Jon Pareles introduces us to Mohsen Namjoo and his music in The New York Times:
The songwriter Mohsen Namjoo stirs things up in Iran. Mr. Namjoo…plays the setar, a long-necked lute, and is steeped in Persian classical and literary traditions. But in Iran, where Western music was banned in 2005, Mr. Namjoo decided to fuse Persian music with rock and jazz and to sing — in a voice that can push from the nuances of Persian improvisation to the rougher attack of the blues — about the conditions facing his generation: unemployment, repression, violence. Though he was not allowed to perform in public or licensed to sell CDs, his music spread in private events, on the black market and via YouTube and radio.
Eventually, he went into exile and settled in California — though he recently moved to Brooklyn. Some of his songs, which still reach his audience in Iran, have grown more forthright; “Strange Times” warns, “Don’t dare the danger of thinking.” But he prizes allusive poetry and musical exploration above politics. His 2012 album, “13/8,” is full of compositional complexities.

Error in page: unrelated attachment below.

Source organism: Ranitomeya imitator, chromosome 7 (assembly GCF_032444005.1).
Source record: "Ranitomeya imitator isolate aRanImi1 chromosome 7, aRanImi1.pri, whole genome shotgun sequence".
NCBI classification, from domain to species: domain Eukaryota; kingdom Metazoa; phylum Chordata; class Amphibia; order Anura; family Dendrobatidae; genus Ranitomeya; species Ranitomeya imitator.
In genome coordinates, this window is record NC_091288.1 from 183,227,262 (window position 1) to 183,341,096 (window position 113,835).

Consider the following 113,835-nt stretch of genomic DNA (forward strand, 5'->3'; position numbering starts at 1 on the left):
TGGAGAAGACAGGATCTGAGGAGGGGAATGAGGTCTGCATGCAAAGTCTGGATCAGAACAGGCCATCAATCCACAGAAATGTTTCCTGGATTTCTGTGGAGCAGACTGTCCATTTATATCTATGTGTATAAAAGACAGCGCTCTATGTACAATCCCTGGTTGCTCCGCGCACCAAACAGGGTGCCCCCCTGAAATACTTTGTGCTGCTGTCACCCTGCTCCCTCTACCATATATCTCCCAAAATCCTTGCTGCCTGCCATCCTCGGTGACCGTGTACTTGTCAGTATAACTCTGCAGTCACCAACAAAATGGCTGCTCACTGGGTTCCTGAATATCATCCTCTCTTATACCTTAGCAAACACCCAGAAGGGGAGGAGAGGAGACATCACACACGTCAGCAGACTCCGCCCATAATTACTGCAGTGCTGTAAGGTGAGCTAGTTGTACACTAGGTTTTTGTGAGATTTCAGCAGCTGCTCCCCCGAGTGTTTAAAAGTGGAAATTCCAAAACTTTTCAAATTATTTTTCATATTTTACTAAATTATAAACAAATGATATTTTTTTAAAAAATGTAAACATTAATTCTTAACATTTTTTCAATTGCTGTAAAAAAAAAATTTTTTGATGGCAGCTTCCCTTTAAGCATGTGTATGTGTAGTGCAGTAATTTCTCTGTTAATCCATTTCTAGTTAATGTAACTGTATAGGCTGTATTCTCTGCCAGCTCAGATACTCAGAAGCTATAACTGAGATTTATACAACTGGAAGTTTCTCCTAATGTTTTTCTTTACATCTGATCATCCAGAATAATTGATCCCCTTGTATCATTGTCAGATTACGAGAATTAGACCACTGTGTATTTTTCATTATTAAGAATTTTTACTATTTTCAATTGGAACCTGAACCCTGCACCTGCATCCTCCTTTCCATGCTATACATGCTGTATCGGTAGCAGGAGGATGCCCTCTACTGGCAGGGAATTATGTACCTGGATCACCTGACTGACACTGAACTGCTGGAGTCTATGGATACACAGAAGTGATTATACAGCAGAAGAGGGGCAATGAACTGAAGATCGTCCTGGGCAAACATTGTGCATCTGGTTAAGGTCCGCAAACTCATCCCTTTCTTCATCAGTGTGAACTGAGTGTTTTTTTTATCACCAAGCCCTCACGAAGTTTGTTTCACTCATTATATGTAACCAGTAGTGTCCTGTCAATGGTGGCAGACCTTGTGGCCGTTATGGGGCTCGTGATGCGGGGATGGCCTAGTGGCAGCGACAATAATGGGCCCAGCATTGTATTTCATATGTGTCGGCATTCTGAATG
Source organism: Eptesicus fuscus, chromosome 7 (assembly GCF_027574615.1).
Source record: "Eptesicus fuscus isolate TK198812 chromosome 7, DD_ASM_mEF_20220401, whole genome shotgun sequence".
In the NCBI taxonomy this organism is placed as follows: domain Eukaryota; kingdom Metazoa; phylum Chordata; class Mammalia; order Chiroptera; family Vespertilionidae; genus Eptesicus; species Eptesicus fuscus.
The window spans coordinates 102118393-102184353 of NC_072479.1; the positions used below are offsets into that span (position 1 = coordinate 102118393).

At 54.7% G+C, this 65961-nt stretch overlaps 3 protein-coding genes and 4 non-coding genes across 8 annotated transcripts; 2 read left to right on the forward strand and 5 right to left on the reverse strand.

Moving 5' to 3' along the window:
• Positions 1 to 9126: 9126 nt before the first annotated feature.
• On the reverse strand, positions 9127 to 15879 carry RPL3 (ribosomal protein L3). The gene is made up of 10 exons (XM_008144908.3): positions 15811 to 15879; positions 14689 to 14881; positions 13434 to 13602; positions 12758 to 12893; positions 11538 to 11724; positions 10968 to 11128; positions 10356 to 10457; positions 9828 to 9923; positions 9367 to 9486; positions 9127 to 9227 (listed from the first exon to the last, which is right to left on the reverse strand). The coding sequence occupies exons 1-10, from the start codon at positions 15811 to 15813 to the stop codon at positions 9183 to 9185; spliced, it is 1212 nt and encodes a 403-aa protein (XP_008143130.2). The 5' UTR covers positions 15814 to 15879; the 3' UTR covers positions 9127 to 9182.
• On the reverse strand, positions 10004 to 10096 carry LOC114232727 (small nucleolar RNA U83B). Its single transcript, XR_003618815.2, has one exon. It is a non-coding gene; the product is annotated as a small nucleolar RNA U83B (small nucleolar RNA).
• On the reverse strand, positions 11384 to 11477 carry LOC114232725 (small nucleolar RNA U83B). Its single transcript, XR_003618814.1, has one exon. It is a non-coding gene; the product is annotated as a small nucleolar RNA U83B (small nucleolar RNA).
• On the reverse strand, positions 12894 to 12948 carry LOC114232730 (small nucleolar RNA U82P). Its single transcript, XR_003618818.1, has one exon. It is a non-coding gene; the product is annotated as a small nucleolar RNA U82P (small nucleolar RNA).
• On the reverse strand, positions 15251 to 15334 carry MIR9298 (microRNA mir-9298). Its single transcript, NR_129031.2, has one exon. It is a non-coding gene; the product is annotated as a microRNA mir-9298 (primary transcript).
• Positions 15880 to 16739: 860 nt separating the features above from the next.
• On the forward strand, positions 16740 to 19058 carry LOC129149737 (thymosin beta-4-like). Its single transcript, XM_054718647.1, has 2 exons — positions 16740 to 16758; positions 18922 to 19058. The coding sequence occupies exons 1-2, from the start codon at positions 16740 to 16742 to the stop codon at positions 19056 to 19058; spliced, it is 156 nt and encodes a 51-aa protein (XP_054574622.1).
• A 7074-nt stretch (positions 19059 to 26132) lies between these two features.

I will forever be grateful that I was introduced to the utility and beauty of hand crafted products early in life - from the symbolic motifs sewn into the coarse linen fabric of Croatian traditional wear to the colorful Kilim carpets that decorated the parquet floors in my grandmother's living room.
I treasure the memories of my grandfather teaching me how to protect myself against the "evil eye," the smell of the flower stalls in the open air market where my grandmother bought produce early every morning for the day’s meals and the summers spent at my great grandmother's where the village wags would come to gossip over thick, black Turkish coffee in her cool stone kitchen.
Someone noted that "For all of us that want to move forward, there are a very few that want to keep the old methods of production, traditions and crafts alive." I am a fellow traveler with those who value the old traditions and folk wisdom. I believe the knowledge they possess can contribute significantly to our efforts to build a more sustainable world - one that values the individual over the corporation, conservation over growth and happiness over wealth.